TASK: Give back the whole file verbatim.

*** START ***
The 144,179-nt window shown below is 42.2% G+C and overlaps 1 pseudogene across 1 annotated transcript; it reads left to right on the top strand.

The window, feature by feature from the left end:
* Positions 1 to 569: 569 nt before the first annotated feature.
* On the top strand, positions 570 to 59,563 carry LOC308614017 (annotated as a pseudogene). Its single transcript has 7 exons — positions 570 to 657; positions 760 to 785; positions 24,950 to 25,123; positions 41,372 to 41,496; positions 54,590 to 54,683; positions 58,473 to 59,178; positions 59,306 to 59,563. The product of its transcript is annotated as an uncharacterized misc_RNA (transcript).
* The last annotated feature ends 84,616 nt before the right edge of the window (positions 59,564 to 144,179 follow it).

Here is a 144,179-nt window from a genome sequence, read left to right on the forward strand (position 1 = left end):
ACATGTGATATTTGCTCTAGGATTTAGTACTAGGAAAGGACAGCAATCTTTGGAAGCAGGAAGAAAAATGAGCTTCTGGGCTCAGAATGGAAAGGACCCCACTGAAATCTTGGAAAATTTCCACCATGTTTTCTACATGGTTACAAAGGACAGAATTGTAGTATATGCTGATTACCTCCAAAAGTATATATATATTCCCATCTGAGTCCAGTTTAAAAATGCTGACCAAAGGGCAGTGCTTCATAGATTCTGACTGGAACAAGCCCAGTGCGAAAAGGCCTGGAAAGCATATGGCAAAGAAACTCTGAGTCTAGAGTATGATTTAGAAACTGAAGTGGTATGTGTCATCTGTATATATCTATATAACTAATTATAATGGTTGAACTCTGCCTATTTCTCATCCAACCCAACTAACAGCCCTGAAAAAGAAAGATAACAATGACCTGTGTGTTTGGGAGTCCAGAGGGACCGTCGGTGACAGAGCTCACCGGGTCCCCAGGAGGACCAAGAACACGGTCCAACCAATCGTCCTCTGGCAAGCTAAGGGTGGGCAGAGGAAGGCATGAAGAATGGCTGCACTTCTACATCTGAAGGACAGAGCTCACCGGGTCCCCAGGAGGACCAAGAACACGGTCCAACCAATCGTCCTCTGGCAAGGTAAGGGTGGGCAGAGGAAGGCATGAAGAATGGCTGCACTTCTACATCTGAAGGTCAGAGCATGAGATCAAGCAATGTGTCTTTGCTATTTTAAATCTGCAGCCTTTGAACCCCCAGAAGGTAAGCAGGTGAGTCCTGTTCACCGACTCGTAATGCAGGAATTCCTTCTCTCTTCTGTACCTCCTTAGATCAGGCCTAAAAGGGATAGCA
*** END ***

The 144,179-nt window shown below is 42.2% G+C and overlaps 1 pseudogene across 1 annotated transcript; it reads left to right on the top strand.

The window, feature by feature from the left end:
* Positions 1 to 569: 569 nt before the first annotated feature.
* On the top strand, positions 570 to 59,563 carry LOC308614017 (annotated as a pseudogene). Its single transcript has 7 exons — positions 570 to 657; positions 760 to 785; positions 24,950 to 25,123; positions 41,372 to 41,496; positions 54,590 to 54,683; positions 58,473 to 59,178; positions 59,306 to 59,563. The product of its transcript is annotated as an uncharacterized misc_RNA (transcript).
* The last annotated feature ends 84,616 nt before the right edge of the window (positions 59,564 to 144,179 follow it).

Here is a 144,179-nt window from a genome sequence, read left to right on the forward strand (position 1 = left end):
ACATGTGATATTTGCTCTAGGATTTAGTACTAGGAAAGGACAGCAATCTTTGGAAGCAGGAAGAAAAATGAGCTTCTGGGCTCAGAATGGAAAGGACCCCACTGAAATCTTGGAAAATTTCCACCATGTTTTCTACATGGTTACAAAGGACAGAATTGTAGTATATGCTGATTACCTCCAAAAGTATATATATATTCCCATCTGAGTCCAGTTTAAAAATGCTGACCAAAGGGCAGTGCTTCATAGATTCTGACTGGAACAAGCCCAGTGCGAAAAGGCCTGGAAAGCATATGGCAAAGAAACTCTGAGTCTAGAGTATGATTTAGAAACTGAAGTGGTATGTGTCATCTGTATATATCTATATAACTAATTATAATGGTTGAACTCTGCCTATTTCTCATCCAACCCAACTAACAGCCCTGAAAAAGAAAGATAACAATGACCTGTGTGTTTGGGAGTCCAGAGGGACCGTCGGTGACAGAGCTCACCGGGTCCCCAGGAGGACCAAGAACACGGTCCAACCAATCGTCCTCTGGCAAGCTAAGGGTGGGCAGAGGAAGGCATGAAGAATGGCTGCACTTCTACATCTGAAGGACAGAGCTCACCGGGTCCCCAGGAGGACCAAGAACACGGTCCAACCAATCGTCCTCTGGCAAGGTAAGGGTGGGCAGAGGAAGGCATGAAGAATGGCTGCACTTCTACATCTGAAGGTCAGAGCATGAGATCAAGCAATGTGTCTTTGCTATTTTAAATCTGCAGCCTTTGAACCCCCAGAAGGTAAGCAGGTGAGTCCTGTTCACCGACTCGTAATGCAGGAATTCCTTCTCTCTTCTGTACCTCCTTAGATCAGGCCTAAAAGGGATAGCA